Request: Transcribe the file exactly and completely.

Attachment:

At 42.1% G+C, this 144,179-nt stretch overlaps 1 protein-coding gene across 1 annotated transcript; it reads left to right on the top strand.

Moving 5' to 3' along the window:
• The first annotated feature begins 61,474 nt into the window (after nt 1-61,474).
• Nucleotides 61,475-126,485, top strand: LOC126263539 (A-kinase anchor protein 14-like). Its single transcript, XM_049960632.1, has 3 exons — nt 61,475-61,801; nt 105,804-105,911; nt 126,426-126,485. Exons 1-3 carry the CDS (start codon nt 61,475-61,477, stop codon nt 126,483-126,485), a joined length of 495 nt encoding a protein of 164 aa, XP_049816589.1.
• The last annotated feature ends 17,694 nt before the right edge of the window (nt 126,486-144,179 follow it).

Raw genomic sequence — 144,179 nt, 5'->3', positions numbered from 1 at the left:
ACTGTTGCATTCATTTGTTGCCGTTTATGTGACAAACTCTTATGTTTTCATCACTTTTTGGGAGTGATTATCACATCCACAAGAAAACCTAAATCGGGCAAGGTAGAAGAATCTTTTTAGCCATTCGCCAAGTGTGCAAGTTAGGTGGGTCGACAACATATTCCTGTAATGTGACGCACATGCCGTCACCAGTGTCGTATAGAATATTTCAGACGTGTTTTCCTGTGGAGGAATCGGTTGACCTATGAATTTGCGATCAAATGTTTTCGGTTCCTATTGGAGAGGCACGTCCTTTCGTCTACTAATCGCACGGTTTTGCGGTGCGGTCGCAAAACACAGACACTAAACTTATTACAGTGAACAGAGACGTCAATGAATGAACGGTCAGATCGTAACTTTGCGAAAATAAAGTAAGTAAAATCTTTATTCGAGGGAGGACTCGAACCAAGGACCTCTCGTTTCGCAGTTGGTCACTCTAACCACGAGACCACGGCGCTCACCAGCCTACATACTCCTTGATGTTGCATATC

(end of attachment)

At 42.1% G+C, this 144,179-nt stretch overlaps 1 protein-coding gene across 1 annotated transcript; it reads left to right on the top strand.

Moving 5' to 3' along the window:
• The first annotated feature begins 61,474 nt into the window (after nt 1-61,474).
• Nucleotides 61,475-126,485, top strand: LOC126263539 (A-kinase anchor protein 14-like). Its single transcript, XM_049960632.1, has 3 exons — nt 61,475-61,801; nt 105,804-105,911; nt 126,426-126,485. Exons 1-3 carry the CDS (start codon nt 61,475-61,477, stop codon nt 126,483-126,485), a joined length of 495 nt encoding a protein of 164 aa, XP_049816589.1.
• The last annotated feature ends 17,694 nt before the right edge of the window (nt 126,486-144,179 follow it).

Raw genomic sequence — 144,179 nt, 5'->3', positions numbered from 1 at the left:
ACTGTTGCATTCATTTGTTGCCGTTTATGTGACAAACTCTTATGTTTTCATCACTTTTTGGGAGTGATTATCACATCCACAAGAAAACCTAAATCGGGCAAGGTAGAAGAATCTTTTTAGCCATTCGCCAAGTGTGCAAGTTAGGTGGGTCGACAACATATTCCTGTAATGTGACGCACATGCCGTCACCAGTGTCGTATAGAATATTTCAGACGTGTTTTCCTGTGGAGGAATCGGTTGACCTATGAATTTGCGATCAAATGTTTTCGGTTCCTATTGGAGAGGCACGTCCTTTCGTCTACTAATCGCACGGTTTTGCGGTGCGGTCGCAAAACACAGACACTAAACTTATTACAGTGAACAGAGACGTCAATGAATGAACGGTCAGATCGTAACTTTGCGAAAATAAAGTAAGTAAAATCTTTATTCGAGGGAGGACTCGAACCAAGGACCTCTCGTTTCGCAGTTGGTCACTCTAACCACGAGACCACGGCGCTCACCAGCCTACATACTCCTTGATGTTGCATATC